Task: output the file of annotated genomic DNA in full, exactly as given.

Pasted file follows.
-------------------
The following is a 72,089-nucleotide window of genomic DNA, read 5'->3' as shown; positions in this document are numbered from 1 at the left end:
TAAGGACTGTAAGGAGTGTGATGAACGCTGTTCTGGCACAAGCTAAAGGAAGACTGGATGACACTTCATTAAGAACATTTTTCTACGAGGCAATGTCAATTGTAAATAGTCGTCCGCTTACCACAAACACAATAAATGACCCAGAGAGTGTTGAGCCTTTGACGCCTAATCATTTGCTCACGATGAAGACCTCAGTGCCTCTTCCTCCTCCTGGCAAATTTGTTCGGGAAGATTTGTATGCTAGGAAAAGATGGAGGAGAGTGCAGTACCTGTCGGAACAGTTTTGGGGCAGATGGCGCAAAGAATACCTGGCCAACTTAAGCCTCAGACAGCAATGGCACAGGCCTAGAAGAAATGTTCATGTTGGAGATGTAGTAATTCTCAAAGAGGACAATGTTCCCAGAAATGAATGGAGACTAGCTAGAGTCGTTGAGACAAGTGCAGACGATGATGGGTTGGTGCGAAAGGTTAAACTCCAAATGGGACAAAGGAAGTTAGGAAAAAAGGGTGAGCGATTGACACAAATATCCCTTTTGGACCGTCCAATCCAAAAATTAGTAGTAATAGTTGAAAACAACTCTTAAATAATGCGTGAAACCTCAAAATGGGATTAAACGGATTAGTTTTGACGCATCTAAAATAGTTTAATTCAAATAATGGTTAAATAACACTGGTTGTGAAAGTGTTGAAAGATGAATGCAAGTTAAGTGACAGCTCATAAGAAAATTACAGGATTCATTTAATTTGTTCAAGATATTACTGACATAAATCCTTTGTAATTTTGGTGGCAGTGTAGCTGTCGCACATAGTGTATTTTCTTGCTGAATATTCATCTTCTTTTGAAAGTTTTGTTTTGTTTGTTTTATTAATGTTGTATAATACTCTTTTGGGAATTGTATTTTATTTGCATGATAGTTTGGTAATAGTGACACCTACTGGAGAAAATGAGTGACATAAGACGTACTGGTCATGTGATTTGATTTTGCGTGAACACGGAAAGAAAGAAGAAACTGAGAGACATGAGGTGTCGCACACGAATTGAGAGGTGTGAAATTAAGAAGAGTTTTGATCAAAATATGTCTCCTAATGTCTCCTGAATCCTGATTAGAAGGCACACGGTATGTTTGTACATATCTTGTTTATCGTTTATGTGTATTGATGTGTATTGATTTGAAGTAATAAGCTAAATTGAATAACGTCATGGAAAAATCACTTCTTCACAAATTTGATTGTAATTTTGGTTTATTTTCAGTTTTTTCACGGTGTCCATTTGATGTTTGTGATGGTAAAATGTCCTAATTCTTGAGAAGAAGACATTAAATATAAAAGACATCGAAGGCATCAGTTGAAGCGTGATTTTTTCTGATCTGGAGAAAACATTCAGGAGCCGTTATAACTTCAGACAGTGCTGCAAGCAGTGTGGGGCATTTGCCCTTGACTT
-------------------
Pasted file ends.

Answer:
The following is a 72,089-nucleotide window of genomic DNA, read 5'->3' as shown; positions in this document are numbered from 1 at the left end:
TAAGGACTGTAAGGAGTGTGATGAACGCTGTTCTGGCACAAGCTAAAGGAAGACTGGATGACACTTCATTAAGAACATTTTTCTACGAGGCAATGTCAATTGTAAATAGTCGTCCGCTTACCACAAACACAATAAATGACCCAGAGAGTGTTGAGCCTTTGACGCCTAATCATTTGCTCACGATGAAGACCTCAGTGCCTCTTCCTCCTCCTGGCAAATTTGTTCGGGAAGATTTGTATGCTAGGAAAAGATGGAGGAGAGTGCAGTACCTGTCGGAACAGTTTTGGGGCAGATGGCGCAAAGAATACCTGGCCAACTTAAGCCTCAGACAGCAATGGCACAGGCCTAGAAGAAATGTTCATGTTGGAGATGTAGTAATTCTCAAAGAGGACAATGTTCCCAGAAATGAATGGAGACTAGCTAGAGTCGTTGAGACAAGTGCAGACGATGATGGGTTGGTGCGAAAGGTTAAACTCCAAATGGGACAAAGGAAGTTAGGAAAAAAGGGTGAGCGATTGACACAAATATCCCTTTTGGACCGTCCAATCCAAAAATTAGTAGTAATAGTTGAAAACAACTCTTAAATAATGCGTGAAACCTCAAAATGGGATTAAACGGATTAGTTTTGACGCATCTAAAATAGTTTAATTCAAATAATGGTTAAATAACACTGGTTGTGAAAGTGTTGAAAGATGAATGCAAGTTAAGTGACAGCTCATAAGAAAATTACAGGATTCATTTAATTTGTTCAAGATATTACTGACATAAATCCTTTGTAATTTTGGTGGCAGTGTAGCTGTCGCACATAGTGTATTTTCTTGCTGAATATTCATCTTCTTTTGAAAGTTTTGTTTTGTTTGTTTTATTAATGTTGTATAATACTCTTTTGGGAATTGTATTTTATTTGCATGATAGTTTGGTAATAGTGACACCTACTGGAGAAAATGAGTGACATAAGACGTACTGGTCATGTGATTTGATTTTGCGTGAACACGGAAAGAAAGAAGAAACTGAGAGACATGAGGTGTCGCACACGAATTGAGAGGTGTGAAATTAAGAAGAGTTTTGATCAAAATATGTCTCCTAATGTCTCCTGAATCCTGATTAGAAGGCACACGGTATGTTTGTACATATCTTGTTTATCGTTTATGTGTATTGATGTGTATTGATTTGAAGTAATAAGCTAAATTGAATAACGTCATGGAAAAATCACTTCTTCACAAATTTGATTGTAATTTTGGTTTATTTTCAGTTTTTTCACGGTGTCCATTTGATGTTTGTGATGGTAAAATGTCCTAATTCTTGAGAAGAAGACATTAAATATAAAAGACATCGAAGGCATCAGTTGAAGCGTGATTTTTTCTGATCTGGAGAAAACATTCAGGAGCCGTTATAACTTCAGACAGTGCTGCAAGCAGTGTGGGGCATTTGCCCTTGACTT